I also thought the scene with Lacy was unnecessary considering how brief it was. I am still very interested in her story, particularly how it plays out when Clarice returns with the news that she now has control over all the STO cells.

As for the scenes on Gemenon, yeah, the robes were a little hokey. Hopefully not everyone on Gemenon dresses that way, maybe just the religious people? Because it doesn't make sense that Capricans dress like you and me, but the Gemenons dress like sci fi convention goers. No offense.

Overall, I was happy with this episode and really hope Syfy renews the series.

October 06 2010 at 9:49 PM Report abuse rate up rate down Reply
Craig Ranapia

OK, Mo, I'm going to go out on a limb here and say the things that bug me about 'Caprica' so far (and they're there) are a damn sight less annoying that a lot about the first season of BSG: Neither of the Sharon-centric plots were that engaging, ditto for Lee's Daddy issues and it wasn't until very late in the season they got Baltar tonally right.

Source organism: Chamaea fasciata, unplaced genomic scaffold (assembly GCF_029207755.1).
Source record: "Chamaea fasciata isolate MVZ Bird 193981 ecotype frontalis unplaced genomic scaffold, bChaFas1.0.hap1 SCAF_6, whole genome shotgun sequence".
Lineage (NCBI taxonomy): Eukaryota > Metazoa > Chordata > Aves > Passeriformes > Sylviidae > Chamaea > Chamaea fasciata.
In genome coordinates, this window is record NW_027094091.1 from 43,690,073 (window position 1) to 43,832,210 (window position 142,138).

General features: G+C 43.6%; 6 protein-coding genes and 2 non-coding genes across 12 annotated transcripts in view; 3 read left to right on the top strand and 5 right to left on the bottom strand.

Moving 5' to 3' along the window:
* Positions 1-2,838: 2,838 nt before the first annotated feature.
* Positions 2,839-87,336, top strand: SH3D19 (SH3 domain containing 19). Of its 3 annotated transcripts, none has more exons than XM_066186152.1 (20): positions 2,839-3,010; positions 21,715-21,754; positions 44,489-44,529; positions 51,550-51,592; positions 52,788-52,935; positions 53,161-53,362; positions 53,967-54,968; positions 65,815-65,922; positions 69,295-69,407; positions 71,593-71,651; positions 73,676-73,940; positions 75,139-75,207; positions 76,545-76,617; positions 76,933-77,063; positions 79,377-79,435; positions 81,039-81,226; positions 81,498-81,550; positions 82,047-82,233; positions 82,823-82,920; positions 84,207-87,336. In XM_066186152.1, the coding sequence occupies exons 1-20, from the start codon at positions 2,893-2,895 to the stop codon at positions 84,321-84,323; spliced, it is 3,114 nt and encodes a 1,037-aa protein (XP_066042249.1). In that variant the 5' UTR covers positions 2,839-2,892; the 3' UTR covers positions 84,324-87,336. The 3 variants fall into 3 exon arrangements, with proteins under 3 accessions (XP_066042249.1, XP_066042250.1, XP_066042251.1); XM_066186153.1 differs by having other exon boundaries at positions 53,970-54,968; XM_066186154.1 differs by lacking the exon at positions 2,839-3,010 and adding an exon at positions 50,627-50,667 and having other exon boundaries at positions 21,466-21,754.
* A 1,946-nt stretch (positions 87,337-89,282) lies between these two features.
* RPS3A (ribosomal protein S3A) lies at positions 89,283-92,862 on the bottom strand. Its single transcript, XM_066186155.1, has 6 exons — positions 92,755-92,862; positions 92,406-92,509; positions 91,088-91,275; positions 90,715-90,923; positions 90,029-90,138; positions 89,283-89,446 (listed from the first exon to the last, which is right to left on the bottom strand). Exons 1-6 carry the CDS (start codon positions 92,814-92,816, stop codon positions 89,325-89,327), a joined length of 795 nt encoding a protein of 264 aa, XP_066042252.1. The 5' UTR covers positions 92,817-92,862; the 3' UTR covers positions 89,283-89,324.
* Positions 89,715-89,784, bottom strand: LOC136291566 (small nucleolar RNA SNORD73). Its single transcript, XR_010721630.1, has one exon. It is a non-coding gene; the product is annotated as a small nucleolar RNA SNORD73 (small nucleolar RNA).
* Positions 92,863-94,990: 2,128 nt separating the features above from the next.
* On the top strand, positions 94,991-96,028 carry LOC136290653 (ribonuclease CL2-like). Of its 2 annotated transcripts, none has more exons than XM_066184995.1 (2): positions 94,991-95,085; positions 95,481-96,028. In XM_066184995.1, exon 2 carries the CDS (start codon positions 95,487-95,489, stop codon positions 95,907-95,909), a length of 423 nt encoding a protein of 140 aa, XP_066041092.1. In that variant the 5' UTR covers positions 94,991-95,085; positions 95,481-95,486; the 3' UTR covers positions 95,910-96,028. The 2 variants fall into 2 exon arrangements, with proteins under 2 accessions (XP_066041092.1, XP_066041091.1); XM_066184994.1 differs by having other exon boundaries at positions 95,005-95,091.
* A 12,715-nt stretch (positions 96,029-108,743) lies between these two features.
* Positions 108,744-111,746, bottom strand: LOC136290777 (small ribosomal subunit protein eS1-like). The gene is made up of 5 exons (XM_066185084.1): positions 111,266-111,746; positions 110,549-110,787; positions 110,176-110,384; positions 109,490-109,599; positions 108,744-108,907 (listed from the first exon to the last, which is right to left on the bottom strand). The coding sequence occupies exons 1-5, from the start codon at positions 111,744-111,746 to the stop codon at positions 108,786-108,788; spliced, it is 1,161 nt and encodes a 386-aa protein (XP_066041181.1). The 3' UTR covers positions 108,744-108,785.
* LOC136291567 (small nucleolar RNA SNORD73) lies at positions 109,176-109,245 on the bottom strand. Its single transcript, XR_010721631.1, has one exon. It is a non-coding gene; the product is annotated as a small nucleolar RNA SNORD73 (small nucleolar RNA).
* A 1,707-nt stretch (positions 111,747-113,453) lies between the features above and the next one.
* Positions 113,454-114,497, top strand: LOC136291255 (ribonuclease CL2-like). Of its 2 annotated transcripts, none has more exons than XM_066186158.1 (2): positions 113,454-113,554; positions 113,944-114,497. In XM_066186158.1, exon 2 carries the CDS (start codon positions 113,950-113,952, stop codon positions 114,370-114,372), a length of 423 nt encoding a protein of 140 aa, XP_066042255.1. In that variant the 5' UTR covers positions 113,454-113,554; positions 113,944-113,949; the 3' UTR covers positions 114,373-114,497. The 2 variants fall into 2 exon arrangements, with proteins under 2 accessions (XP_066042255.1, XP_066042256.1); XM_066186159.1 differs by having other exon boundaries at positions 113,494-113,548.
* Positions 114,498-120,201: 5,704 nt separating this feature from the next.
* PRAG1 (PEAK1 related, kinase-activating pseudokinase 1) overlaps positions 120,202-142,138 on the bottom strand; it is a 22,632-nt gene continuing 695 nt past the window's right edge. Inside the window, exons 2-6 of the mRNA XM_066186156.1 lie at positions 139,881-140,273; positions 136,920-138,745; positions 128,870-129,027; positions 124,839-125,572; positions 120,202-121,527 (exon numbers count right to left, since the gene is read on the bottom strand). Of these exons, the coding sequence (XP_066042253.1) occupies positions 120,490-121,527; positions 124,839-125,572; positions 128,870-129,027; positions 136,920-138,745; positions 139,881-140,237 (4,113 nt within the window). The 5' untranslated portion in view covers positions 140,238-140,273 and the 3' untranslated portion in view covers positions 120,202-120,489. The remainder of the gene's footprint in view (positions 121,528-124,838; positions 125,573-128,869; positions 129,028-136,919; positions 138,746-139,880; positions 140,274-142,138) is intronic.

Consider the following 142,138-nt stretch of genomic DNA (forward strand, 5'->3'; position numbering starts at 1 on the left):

October 06 2010 at 12:48 AM Report abuse rate up rate down Reply

Caprica may have its flaws, but it's still a billion lightyears better than SG:Universe. I'm glad they managed to pull forward the second half of the season and I'm looking forward to watching it. After the first episode I knew who the characters were and wanted to know more about them. Unlike SG:U, where I had no clue who anyone was and, frankly, didn't give a rats about them.

I want to know what happens to Amanda and Cylon:Zoe. I wish Destiny had been fried by the pulsar.

October 05 2010 at 3:26 PM Report abuse rate up rate down Reply

"New Cap City" is when the show started to lose me. I didn't sign up to watch a video game. I want to see the real people in their real lives. It seems to me like they went to all the trouble of creating Caprica, then decided it was too boring, so they built a video game world to play in, instead.